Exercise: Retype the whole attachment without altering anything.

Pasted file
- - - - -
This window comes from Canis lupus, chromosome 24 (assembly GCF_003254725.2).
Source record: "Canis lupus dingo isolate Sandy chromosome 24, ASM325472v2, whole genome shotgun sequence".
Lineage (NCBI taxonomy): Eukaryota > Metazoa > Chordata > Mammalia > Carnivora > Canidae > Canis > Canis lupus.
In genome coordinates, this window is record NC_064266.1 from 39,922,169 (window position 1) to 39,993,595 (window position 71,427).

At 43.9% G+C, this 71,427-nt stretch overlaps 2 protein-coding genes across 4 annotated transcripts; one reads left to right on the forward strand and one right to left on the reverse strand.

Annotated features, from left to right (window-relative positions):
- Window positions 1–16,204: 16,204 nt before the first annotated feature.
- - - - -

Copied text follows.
This window comes from Canis lupus, chromosome 24 (assembly GCF_003254725.2).
Source record: "Canis lupus dingo isolate Sandy chromosome 24, ASM325472v2, whole genome shotgun sequence".
Lineage (NCBI taxonomy): Eukaryota > Metazoa > Chordata > Mammalia > Carnivora > Canidae > Canis > Canis lupus.
In genome coordinates, this window is record NC_064266.1 from 39,922,169 (window position 1) to 39,993,595 (window position 71,427).

At 43.9% G+C, this 71,427-nt stretch overlaps 2 protein-coding genes across 4 annotated transcripts; one reads left to right on the forward strand and one right to left on the reverse strand.

Annotated features, from left to right (window-relative positions):
- Window positions 1–16,204: 16,204 nt before the first annotated feature.